Today’s Beloved Icon

Visitors are encouraged to walk along Grantham Point and enjoy its spectacular views. Referred by locals as “Lighthouse Park,” this area is a short walk from the quaint streets of downtown Mount Dora and is ideally situated next to Gilbert Park and Simpson’s Cove.

Visitors can enjoy a leisurely stroll around the point and follow a pathway to the nearby Palm Island Park Boardwalk. This stretch of boardwalk offers picturesque views back to the lighthouse, particularly when the sun is setting.

Residents of Mount Dora treasure their beloved lighthouse and celebrate its history and beauty with events held during the year. A boat parade kicks off the holiday season with local boat owners displaying an array of lights and decor as they cruise along Grantham Point and the Mount Dora Lighthouse.

On New Year’s Eve and the 4th of July, the Mount Dora Lighthouse comes alive as fireworks light up the sky along Grantham Point. Regattas and boat races are also a regular event along the waters of Grantham Point, offering scenic vistas of the sailboats as they pass this iconic lighthouse.

From reminding us of the city’s historic past to holding a special place in our hearts today, the Mount Dora lighthouse is just one piece of what makes calling this city home so special. 

Michael Ondrasik and Home Video Studio of Mount Dora specialize in the preservation of family memories through the digitalization of film, videotape, audio recordings, photos, negatives, and slides. For more information, call 352-735-8550 or visit our website.

White Dove Of The Desert

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When married to a history buff, you kind of get used to making little unexpected side trips.  Yesterday, it was to the Tohono O’odham Indian reservation, located about 40 minutes from our hotel.  There, in the middle of nowhere, appeared an attractive, gleaming white multi-storied structure. Nicknamed “the White Dove of the Desert,” the Mission San Xavier del Bac is the oldest intact European structure in Arizona.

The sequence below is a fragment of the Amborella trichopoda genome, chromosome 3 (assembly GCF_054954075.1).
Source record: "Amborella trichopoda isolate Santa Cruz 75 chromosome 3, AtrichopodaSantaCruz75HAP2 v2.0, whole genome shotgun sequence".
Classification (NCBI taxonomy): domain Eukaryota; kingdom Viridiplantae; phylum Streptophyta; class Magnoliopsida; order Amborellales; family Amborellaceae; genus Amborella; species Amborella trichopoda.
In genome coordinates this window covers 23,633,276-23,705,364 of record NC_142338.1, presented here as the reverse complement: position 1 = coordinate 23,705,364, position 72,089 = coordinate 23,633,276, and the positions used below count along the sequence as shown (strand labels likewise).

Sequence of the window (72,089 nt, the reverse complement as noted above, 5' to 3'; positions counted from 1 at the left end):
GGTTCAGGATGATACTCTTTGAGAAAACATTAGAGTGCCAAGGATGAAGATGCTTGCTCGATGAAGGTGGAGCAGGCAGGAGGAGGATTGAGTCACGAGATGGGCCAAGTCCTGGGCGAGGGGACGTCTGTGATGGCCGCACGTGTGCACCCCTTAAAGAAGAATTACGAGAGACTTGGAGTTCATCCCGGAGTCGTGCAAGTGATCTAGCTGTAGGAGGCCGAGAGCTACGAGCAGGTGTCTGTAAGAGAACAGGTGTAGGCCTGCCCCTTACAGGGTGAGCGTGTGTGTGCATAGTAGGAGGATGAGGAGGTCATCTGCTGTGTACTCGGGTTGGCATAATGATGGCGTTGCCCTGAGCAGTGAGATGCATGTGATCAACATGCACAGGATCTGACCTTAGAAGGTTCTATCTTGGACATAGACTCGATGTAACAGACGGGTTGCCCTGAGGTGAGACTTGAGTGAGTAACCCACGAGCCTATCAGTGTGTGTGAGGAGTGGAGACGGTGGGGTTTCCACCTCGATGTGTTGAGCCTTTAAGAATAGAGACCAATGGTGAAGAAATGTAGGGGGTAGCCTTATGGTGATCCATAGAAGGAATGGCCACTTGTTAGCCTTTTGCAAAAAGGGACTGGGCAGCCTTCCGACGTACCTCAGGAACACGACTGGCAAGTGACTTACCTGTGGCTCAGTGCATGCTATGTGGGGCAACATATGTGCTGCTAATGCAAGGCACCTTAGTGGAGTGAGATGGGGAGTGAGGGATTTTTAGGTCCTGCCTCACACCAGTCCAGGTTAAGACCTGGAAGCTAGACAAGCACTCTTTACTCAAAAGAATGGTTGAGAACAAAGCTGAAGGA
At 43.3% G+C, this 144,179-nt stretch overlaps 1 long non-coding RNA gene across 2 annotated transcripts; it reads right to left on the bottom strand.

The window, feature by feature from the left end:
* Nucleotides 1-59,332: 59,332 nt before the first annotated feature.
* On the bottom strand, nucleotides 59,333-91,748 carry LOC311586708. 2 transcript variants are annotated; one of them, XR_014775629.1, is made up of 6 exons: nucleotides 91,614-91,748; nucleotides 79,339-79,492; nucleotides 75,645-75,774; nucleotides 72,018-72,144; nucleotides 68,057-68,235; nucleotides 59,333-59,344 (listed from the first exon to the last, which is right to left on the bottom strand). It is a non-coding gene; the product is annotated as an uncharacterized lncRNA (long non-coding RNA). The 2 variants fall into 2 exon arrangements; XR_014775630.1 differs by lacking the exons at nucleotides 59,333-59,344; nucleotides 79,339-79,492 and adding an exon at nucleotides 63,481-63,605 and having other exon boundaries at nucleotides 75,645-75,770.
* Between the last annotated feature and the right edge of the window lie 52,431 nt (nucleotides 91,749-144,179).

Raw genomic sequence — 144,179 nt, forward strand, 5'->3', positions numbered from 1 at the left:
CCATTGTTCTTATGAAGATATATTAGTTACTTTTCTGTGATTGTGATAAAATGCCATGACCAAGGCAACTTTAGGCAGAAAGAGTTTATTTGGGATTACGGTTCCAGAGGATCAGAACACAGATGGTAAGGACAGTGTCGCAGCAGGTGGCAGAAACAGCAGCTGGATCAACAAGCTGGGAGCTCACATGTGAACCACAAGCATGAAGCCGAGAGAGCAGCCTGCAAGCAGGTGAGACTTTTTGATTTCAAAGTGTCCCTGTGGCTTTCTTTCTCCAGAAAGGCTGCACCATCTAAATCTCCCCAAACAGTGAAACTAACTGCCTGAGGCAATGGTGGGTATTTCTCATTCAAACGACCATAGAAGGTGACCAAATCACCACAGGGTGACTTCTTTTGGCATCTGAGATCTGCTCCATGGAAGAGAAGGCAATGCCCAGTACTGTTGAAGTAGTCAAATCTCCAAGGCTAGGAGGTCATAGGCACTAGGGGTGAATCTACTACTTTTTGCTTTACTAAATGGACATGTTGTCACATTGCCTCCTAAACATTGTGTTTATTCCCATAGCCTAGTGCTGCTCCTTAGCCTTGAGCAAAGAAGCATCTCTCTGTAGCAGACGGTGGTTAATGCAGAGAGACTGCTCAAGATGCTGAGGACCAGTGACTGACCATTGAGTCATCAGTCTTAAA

The Catholic mission was founded by Father Eusebio Kino in 1692, and the structure itself was built some 100 years later. It is still in operation, serving the local community, the village of Wa:k.

The history is kind of interesting. When the mission was built in the 1700s, Southern Arizona was actually part of New Spain. Following Mexican independence in 1821, San Xavier became part of Mexico. And it finally became part of the United States with the Gadsden Purchase of 1854.

Renovation and restoration efforts continue as the mission has survived an earthquake in 1887, a lightning strike in 1937 and years of neglect as changes in territorial rights and authority led to an absence of oversight.

Still, thanks largely to the local population, the mission continues to fulfill its purpose while attracting thousands of visitors to the area. If you happen to find yourself in the Tucson area, it is certainly worth a side trip.

Michael Ondrasik and Home Video Studio specialize in the preservation of family memories through the digitalization of films, videotapes, audio recordings, photos, negatives, and slides. For more information, call 352-735-8550 or visit our website.

Note: Michael & Kate remain in Tucson, Arizona while attending the 18th annual Home Video Studio Getaway. Our gala awards banquet is Saturday night. Our studio has been nominated in seven different categories. We’ll post the results once they are known.

The Tale Of The Lucy Evelyn

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First day in AZ… It’s hot. Really hot. How hot is it? It is so hot nobody here has body hair… it has all been singed off. We wisely stayed inside the hotel most of the day. After all, we’re not here on vacation.  We’re taking part in the annual Home Video Studio Getaway. It’s a time to recharge our batteries and re-educate ourselves on industry trends and new developments. The morning’s session… Documentary-style filmmaking: from proposal to final product.

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This comes at a great time. One of the jobs waiting for me once I return home is a commissioned project for a family who wants to tell the story of the Lucy Evelyn.